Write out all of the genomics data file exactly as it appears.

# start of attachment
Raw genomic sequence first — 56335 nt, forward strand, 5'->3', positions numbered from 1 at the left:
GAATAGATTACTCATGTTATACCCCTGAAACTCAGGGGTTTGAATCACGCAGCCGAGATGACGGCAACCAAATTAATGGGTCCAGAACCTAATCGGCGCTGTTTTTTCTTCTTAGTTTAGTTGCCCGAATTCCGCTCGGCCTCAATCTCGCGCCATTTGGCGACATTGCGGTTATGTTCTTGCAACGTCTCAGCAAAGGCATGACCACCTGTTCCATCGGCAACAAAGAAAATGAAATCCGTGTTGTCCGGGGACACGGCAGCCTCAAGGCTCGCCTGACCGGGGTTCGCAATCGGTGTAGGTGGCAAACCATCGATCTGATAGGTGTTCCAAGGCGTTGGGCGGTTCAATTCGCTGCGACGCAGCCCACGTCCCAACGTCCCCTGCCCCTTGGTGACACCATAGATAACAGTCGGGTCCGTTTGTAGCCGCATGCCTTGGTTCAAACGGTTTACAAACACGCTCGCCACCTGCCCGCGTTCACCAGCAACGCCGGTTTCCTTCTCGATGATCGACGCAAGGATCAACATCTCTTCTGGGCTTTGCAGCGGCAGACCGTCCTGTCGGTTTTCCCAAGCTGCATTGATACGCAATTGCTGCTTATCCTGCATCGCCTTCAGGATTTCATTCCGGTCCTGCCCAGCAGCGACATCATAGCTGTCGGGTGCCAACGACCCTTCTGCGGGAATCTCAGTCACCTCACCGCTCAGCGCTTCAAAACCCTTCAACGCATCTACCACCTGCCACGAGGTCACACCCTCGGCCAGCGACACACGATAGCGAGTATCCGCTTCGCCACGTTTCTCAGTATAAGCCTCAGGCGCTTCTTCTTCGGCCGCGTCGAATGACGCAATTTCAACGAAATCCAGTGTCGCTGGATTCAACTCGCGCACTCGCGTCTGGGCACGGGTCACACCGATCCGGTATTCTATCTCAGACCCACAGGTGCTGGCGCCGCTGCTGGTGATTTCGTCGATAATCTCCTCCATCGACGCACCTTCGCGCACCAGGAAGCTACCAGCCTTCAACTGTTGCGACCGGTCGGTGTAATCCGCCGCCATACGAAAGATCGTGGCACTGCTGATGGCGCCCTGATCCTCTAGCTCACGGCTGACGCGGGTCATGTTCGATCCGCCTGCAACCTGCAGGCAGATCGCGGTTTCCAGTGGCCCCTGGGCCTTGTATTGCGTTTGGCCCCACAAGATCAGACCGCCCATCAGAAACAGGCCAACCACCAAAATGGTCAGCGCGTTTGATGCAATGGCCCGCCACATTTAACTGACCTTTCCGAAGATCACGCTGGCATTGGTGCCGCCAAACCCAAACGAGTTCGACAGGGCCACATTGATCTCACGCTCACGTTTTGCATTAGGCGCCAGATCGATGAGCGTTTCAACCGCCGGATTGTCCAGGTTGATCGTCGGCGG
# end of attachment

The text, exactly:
Raw genomic sequence first — 56335 nt, forward strand, 5'->3', positions numbered from 1 at the left:
GAATAGATTACTCATGTTATACCCCTGAAACTCAGGGGTTTGAATCACGCAGCCGAGATGACGGCAACCAAATTAATGGGTCCAGAACCTAATCGGCGCTGTTTTTTCTTCTTAGTTTAGTTGCCCGAATTCCGCTCGGCCTCAATCTCGCGCCATTTGGCGACATTGCGGTTATGTTCTTGCAACGTCTCAGCAAAGGCATGACCACCTGTTCCATCGGCAACAAAGAAAATGAAATCCGTGTTGTCCGGGGACACGGCAGCCTCAAGGCTCGCCTGACCGGGGTTCGCAATCGGTGTAGGTGGCAAACCATCGATCTGATAGGTGTTCCAAGGCGTTGGGCGGTTCAATTCGCTGCGACGCAGCCCACGTCCCAACGTCCCCTGCCCCTTGGTGACACCATAGATAACAGTCGGGTCCGTTTGTAGCCGCATGCCTTGGTTCAAACGGTTTACAAACACGCTCGCCACCTGCCCGCGTTCACCAGCAACGCCGGTTTCCTTCTCGATGATCGACGCAAGGATCAACATCTCTTCTGGGCTTTGCAGCGGCAGACCGTCCTGTCGGTTTTCCCAAGCTGCATTGATACGCAATTGCTGCTTATCCTGCATCGCCTTCAGGATTTCATTCCGGTCCTGCCCAGCAGCGACATCATAGCTGTCGGGTGCCAACGACCCTTCTGCGGGAATCTCAGTCACCTCACCGCTCAGCGCTTCAAAACCCTTCAACGCATCTACCACCTGCCACGAGGTCACACCCTCGGCCAGCGACACACGATAGCGAGTATCCGCTTCGCCACGTTTCTCAGTATAAGCCTCAGGCGCTTCTTCTTCGGCCGCGTCGAATGACGCAATTTCAACGAAATCCAGTGTCGCTGGATTCAACTCGCGCACTCGCGTCTGGGCACGGGTCACACCGATCCGGTATTCTATCTCAGACCCACAGGTGCTGGCGCCGCTGCTGGTGATTTCGTCGATAATCTCCTCCATCGACGCACCTTCGCGCACCAGGAAGCTACCAGCCTTCAACTGTTGCGACCGGTCGGTGTAATCCGCCGCCATACGAAAGATCGTGGCACTGCTGATGGCGCCCTGATCCTCTAGCTCACGGCTGACGCGGGTCATGTTCGATCCGCCTGCAACCTGCAGGCAGATCGCGGTTTCCAGTGGCCCCTGGGCCTTGTATTGCGTTTGGCCCCACAAGATCAGACCGCCCATCAGAAACAGGCCAACCACCAAAATGGTCAGCGCGTTTGATGCAATGGCCCGCCACATTTAACTGACCTTTCCGAAGATCACGCTGGCATTGGTGCCGCCAAACCCAAACGAGTTCGACAGGGCCACATTGATCTCACGCTCACGTTTTGCATTAGGCGCCAGATCGATGAGCGTTTCAACCGCCGGATTGTCCAGGTTGATCGTCGGCGG